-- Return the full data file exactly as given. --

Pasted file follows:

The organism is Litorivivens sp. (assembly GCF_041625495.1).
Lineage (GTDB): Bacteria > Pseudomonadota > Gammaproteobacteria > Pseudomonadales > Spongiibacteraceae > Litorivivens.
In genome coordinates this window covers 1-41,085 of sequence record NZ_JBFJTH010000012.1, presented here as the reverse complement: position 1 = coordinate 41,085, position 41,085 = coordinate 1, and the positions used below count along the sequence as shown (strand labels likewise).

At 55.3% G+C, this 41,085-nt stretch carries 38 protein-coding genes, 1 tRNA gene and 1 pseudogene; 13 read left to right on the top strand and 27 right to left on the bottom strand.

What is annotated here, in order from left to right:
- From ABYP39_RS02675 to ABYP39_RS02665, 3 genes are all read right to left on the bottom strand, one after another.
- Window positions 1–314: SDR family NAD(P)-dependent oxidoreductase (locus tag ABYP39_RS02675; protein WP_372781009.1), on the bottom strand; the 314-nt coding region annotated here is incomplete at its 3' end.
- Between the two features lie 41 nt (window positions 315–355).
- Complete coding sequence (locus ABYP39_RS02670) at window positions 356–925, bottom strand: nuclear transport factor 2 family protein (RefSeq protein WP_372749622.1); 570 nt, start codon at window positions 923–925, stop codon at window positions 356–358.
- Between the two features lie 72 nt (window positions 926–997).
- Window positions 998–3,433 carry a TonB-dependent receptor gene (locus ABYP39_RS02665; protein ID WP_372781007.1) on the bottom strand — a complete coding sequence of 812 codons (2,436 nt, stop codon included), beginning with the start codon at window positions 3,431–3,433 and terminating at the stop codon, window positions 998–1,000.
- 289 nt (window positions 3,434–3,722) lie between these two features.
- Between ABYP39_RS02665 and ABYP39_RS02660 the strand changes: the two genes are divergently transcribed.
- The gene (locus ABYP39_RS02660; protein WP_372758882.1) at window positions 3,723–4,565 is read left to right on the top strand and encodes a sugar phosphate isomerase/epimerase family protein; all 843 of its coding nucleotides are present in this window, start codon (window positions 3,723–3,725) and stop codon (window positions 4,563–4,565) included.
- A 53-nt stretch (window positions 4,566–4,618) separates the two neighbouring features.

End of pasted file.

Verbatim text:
The organism is Litorivivens sp. (assembly GCF_041625495.1).
Lineage (GTDB): Bacteria > Pseudomonadota > Gammaproteobacteria > Pseudomonadales > Spongiibacteraceae > Litorivivens.
In genome coordinates this window covers 1-41,085 of sequence record NZ_JBFJTH010000012.1, presented here as the reverse complement: position 1 = coordinate 41,085, position 41,085 = coordinate 1, and the positions used below count along the sequence as shown (strand labels likewise).

At 55.3% G+C, this 41,085-nt stretch carries 38 protein-coding genes, 1 tRNA gene and 1 pseudogene; 13 read left to right on the top strand and 27 right to left on the bottom strand.

What is annotated here, in order from left to right:
- From ABYP39_RS02675 to ABYP39_RS02665, 3 genes are all read right to left on the bottom strand, one after another.
- Window positions 1–314: SDR family NAD(P)-dependent oxidoreductase (locus tag ABYP39_RS02675; protein WP_372781009.1), on the bottom strand; the 314-nt coding region annotated here is incomplete at its 3' end.
- Between the two features lie 41 nt (window positions 315–355).
- Complete coding sequence (locus ABYP39_RS02670) at window positions 356–925, bottom strand: nuclear transport factor 2 family protein (RefSeq protein WP_372749622.1); 570 nt, start codon at window positions 923–925, stop codon at window positions 356–358.
- Between the two features lie 72 nt (window positions 926–997).
- Window positions 998–3,433 carry a TonB-dependent receptor gene (locus ABYP39_RS02665; protein ID WP_372781007.1) on the bottom strand — a complete coding sequence of 812 codons (2,436 nt, stop codon included), beginning with the start codon at window positions 3,431–3,433 and terminating at the stop codon, window positions 998–1,000.
- 289 nt (window positions 3,434–3,722) lie between these two features.
- Between ABYP39_RS02665 and ABYP39_RS02660 the strand changes: the two genes are divergently transcribed.
- The gene (locus ABYP39_RS02660; protein WP_372758882.1) at window positions 3,723–4,565 is read left to right on the top strand and encodes a sugar phosphate isomerase/epimerase family protein; all 843 of its coding nucleotides are present in this window, start codon (window positions 3,723–3,725) and stop codon (window positions 4,563–4,565) included.
- A 53-nt stretch (window positions 4,566–4,618) separates the two neighbouring features.